Fogle proved key to the chain’s marketing. According to AdAge, sales fell 10% after commercials featuring him briefly stopped airing in 2005.
Buoyed by the campaign's success, Subway sponsored a slew of health initiatives, including partnering with the American Heart Assn. and promoting Random Acts of Fitness for Kids.
Fogle started the Jared Foundation in 2004 to help fight childhood obesity in inner cities, and he published his book "Jared, the Subway Guy: Winning Through Losing" in 2006.
In 2008, Subway sent him on a huge "tour de pants" celebrating 10 years of keeping the weight off.
Through thick and thin
Fogle's job has involved some major bright spots, such as bringing his dad to watch his beloved Indianapolis Colts beat the Chicago Bears in the 2007 Super Bowl; hanging out with celebrated swimmer Michael Phelps, a fellow Subway pitchman; and meeting more than one U.S. president.
But by 2010, he'd regained 40 pounds.
Subway stuck with him, turning the setback into part of its marketing strategy. It focused on his getting back in shape, training to run the New York City Marathon. He ended up accomplishing the run in 5 hours, 13 minutes and 28 seconds and vowing, he told The Times in 2012, to "never do it again."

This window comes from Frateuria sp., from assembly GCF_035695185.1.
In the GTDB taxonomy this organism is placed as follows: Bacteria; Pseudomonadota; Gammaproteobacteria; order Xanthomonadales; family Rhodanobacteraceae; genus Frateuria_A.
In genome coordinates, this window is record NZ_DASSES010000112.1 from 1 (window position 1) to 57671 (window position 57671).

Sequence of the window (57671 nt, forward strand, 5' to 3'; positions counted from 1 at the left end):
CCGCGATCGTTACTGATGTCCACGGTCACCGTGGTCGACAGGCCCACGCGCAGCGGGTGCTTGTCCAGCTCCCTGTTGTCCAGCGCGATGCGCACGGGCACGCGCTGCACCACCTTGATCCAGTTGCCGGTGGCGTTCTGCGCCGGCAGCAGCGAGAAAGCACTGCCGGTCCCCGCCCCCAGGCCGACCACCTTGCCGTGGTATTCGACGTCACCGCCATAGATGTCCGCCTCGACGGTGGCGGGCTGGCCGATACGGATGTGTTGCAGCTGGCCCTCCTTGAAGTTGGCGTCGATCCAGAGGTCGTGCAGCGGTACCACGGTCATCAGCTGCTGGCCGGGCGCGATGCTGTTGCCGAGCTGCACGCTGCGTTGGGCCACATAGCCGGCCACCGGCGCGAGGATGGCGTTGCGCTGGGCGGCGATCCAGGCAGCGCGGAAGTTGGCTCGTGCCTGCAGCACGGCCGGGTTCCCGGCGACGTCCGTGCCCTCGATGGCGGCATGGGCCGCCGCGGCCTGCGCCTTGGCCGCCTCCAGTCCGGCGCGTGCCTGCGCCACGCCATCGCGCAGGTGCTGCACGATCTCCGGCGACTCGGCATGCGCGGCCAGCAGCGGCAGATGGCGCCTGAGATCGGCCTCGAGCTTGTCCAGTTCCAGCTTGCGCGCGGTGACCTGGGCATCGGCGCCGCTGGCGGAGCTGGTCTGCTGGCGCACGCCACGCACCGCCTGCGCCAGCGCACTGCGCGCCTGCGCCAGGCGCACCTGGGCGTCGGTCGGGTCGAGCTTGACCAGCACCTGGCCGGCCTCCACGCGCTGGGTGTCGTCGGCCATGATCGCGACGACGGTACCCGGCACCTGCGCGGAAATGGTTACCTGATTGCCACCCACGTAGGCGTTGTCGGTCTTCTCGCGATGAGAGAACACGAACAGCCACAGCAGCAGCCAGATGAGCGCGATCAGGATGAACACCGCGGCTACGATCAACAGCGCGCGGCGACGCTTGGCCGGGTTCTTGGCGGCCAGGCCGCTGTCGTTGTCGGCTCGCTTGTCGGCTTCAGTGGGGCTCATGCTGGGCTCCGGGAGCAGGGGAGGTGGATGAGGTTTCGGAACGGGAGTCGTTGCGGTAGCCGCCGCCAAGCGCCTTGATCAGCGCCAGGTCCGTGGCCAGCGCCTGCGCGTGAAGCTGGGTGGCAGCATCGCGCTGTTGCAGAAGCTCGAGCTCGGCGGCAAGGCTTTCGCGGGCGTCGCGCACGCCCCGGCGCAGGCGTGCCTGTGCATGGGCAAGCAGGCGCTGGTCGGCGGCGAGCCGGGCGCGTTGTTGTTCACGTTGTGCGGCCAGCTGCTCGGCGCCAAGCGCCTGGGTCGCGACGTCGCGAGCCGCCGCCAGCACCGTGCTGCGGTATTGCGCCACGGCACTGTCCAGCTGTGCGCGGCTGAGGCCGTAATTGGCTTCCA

Fogle's efforts helped Subway become the restaurant industry's most effective advertising brand, a study by Technomic's Consumer Brand Metrics found in 2013.
"The length and authenticity of Jared's endorsement as a real person who, despite his struggles, has maintained a healthy lifestyle by eating Subway most likely resonates with consumers," AdAge quoted the study as saying.
Recent years brought more highs. For the 15-year anniversary of Fogle's weight loss, Subway aired a congratulatory commercial during the Super Bowl. Fogle visited the White House as part of a new Subway partnership with First Lady Michelle Obama. And the Muppets' Miss Piggy called herself the Subway guy's biggest fan.
On Tuesday, Fogle's long run with Subway lurched to an at least temporary halt.
Fogle was caught in a whirlwind of suspicion after police and FBI agents paid an early-morning visit to his home in the Indianapolis suburbs and reportedly took documents and electronics away with them.
Federal authorities would not confirm the investigation, but a former Jared Foundation executive was arrested in May on suspicion of making and possessing child pornography.
Subway proclaimed itself to be "shocked about the news" about its spokesman, and it set about removing his presence from the company website. Hours later, Subway announced that it and Fogle "have mutually agreed to suspend their relationship."
Fogle has been cooperating with the federal investigation, attorney Ron Elberger told the Indianapolis Star. "He has not been detained, arrested or charged with any crime or offense."
What will happen next? That depends, said Ira Kalb, assistant professor of clinical marketing at the USC Marshall School of Business.
"If something happens to his reputation, that is going to spill over to the brand," Kalb said. "The problem is that the people who are on these huge pedestals — when they have a fall, they come crashing down."